Wednesday, April 2, 2008

Russian mercy-line for NATO's Afghan defeat

The Russians are thumbing their noses at NATO and NATO expansion. I guess they are saying "I told you so".

In the face of NATO expansion into Georgia and Ukrain, the Russians are trying to create new options for NATO and trying to get some money.

NATO's defeat in Afghanistan is akin to the defeat at Maiwind for the British forces in 1880. Maiwind cleared the way for the ultimate departure of all British forces from Afghanistan in the "Back to the Indus" policy. Russia has had a very limited role in Afghanistan after the defeat of the USSR in Afghanistan in the 90s. Now Russia wants to get back into the game. The Russians want to resurrect a kind of "Yalta Conference" to address the future of Pakistan. To pressure Pakistan into agreeing to the demands, the Russians have indicated that they could provide a safe passage to goods and supplies through Afghanistan, for a price. This means that Pakistan would lose about $5 Billion per annum in transit fees and logistical support and Russia would make that amount for herself.

Please see the article published in Rupee News on "Inviting Russia Back: The Impact"

Karl Indurfurth is right. No American or NATO plans for Afghanistan will succeed without taking into account the Pakistani interests in Afghanistan. Afghanistan is in the Paksitani sphere of influence and no anti-Pakistani government in Kabul can hope to succeed without the blessings of Islamabad.

'Circle of freedom'

In a keynote speech hours before the two-day summit of the 26-nation alliance, Mr Bush said: "As [French] President Sarkozy put it in London last week, we cannot afford to lose Afghanistan.

If we do not defeat the terrorists in Afghanistan, we will face them on our soil

President Bush

Ashdown's Afghanistan warning

"Whatever the cost, however difficult, we cannot afford it, we must win.

"If we do not defeat the terrorists in Afghanistan, we will face them on our soil."

His attempts to rally new troops came as Lord Ashdown, the former UN envoy to Bosnia who was blocked from being UN envoy to Afghanistan by President Hamid Karzai, warned the Nato-led alliance was "getting pretty close" to losing control of the country.

Mr Bush arrived in the Romanian capital, Bucharest, late on Tuesday. He has since left to meet Romania's President Traian Basescu in the Black Sea resort of Constanta.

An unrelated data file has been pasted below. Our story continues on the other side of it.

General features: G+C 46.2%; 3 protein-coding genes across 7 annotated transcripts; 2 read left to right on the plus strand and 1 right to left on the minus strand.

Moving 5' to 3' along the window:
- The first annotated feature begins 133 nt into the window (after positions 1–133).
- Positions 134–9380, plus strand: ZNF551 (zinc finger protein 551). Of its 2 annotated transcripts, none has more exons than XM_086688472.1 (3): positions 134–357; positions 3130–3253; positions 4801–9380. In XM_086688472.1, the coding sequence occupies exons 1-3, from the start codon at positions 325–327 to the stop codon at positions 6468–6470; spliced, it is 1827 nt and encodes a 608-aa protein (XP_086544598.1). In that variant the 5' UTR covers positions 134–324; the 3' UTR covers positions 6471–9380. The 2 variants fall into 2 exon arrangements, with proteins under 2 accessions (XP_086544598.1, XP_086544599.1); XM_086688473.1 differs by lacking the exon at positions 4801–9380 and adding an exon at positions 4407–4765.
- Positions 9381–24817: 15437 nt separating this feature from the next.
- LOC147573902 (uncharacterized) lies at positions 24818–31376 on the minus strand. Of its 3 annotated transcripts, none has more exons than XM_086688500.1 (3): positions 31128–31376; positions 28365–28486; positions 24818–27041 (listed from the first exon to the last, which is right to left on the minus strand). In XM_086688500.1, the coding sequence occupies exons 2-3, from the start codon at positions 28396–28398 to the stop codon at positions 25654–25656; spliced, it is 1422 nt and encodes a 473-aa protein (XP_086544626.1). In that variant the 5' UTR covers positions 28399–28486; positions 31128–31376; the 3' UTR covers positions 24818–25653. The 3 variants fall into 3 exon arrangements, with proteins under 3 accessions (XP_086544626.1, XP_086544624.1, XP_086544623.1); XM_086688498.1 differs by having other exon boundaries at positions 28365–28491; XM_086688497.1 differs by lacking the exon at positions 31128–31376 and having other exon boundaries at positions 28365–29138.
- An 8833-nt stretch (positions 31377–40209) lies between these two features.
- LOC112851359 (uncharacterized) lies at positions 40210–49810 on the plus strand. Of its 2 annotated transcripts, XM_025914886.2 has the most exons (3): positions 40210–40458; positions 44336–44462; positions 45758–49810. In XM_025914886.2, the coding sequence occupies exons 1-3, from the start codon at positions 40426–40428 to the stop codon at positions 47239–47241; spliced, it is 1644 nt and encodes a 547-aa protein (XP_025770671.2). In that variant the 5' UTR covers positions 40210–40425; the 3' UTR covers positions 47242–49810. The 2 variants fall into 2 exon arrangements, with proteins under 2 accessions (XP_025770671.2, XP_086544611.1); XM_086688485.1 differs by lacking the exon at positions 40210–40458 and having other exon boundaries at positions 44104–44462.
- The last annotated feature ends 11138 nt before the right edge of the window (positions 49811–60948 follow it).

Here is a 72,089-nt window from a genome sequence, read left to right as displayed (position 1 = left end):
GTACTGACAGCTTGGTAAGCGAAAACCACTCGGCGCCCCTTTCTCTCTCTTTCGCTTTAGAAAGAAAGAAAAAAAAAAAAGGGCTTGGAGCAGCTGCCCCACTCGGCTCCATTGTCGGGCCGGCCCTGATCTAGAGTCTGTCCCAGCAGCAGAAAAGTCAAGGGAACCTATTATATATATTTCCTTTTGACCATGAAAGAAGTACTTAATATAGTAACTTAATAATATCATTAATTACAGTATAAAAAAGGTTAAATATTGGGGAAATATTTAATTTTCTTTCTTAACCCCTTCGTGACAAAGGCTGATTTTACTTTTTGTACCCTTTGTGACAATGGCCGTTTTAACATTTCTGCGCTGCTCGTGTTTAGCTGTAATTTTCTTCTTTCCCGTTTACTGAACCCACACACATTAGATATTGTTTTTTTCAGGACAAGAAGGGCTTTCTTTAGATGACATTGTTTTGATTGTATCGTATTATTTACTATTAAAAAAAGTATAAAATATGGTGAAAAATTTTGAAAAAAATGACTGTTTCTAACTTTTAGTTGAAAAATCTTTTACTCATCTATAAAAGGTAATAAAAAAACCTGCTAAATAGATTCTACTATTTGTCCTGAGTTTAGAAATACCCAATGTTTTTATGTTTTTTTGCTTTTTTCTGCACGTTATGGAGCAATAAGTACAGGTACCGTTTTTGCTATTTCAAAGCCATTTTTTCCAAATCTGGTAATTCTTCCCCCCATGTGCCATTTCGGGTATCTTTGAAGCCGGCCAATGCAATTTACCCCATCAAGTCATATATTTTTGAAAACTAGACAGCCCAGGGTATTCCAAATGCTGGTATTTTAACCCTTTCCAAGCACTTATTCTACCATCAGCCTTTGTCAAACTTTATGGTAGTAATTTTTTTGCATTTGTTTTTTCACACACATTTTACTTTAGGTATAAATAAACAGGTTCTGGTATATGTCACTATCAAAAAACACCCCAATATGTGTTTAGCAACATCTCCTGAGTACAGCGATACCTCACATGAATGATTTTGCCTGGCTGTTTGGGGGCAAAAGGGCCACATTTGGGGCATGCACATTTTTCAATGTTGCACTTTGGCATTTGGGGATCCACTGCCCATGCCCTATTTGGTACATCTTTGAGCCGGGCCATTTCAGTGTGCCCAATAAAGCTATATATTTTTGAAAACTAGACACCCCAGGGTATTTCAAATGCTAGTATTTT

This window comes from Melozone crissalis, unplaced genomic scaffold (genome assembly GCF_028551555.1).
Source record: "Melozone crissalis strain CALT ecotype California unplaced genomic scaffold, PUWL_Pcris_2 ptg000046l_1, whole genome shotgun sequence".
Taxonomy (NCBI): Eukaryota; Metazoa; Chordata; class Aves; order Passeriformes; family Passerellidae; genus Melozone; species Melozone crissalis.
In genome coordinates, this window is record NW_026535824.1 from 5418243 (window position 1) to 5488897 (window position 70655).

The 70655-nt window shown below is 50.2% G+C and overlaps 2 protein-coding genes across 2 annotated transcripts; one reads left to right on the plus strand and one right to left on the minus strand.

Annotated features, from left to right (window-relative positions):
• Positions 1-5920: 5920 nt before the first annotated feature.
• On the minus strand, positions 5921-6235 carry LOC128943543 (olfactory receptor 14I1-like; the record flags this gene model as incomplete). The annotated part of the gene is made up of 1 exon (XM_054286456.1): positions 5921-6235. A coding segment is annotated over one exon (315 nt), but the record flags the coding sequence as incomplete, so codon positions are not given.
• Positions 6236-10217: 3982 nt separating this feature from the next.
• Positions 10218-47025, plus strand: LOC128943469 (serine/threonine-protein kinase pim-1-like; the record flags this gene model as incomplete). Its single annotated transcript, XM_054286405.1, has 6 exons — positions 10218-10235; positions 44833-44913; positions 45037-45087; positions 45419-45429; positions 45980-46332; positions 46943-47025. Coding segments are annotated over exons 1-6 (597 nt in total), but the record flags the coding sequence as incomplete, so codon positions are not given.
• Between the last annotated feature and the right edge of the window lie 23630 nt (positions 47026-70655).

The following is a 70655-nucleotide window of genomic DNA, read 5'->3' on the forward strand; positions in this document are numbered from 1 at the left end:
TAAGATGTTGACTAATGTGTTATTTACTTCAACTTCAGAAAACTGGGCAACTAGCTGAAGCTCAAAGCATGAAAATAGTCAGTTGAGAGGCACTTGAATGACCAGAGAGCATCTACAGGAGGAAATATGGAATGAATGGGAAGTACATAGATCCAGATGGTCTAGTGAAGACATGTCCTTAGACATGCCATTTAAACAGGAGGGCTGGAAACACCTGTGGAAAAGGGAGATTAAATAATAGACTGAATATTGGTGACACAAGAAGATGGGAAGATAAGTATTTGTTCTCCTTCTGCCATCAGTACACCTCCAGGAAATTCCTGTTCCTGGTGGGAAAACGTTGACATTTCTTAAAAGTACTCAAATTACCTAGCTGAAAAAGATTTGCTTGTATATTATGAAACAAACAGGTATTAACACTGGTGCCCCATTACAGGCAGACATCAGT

On the eve of his last Nato summit, Bush set out his agenda in a wide-ranging, half-hour speech.

In addition to asking for more troops, he also pushed for Nato's eastern expansion and appealed to Russia to drop opposition to US plans to establish missile defence installations in Nato members Poland and the Czech Republic.

President Bush said the "circle of freedom", as he put it, must be extended to include new Nato members from the Balkans.

He said invitations would be issued to Albania, Croatia and Macedonia to join Nato.

Russian bid to replace Pakistan as supply route: War in Afghanistan By Anwar Iqbal

WASHINGTON, April 1: At the Nato summit, which begins in Bucharest on Wednesday, Russian President Vladimir Putin is expected to offer an alternative route for supplying US and Nato troops in Afghanistan.
The proposal, if accepted, will change the course of the war in Afghanistan and will also have far-reaching consequences for Pakistan as Nato’s 43,000 troops in Afghanistan rely heavily on supplies transported via Pakistan.
Diplomatic sources in Washington told Dawn that Russian and Nato diplomats have already held a series of “productive and successful” talks on a plan that would allow non-military material – such as clothing, food and petrol – to cross Russia by land.
The plan, however, could later be expanded to include ammunition and light weapons as well, the sources said.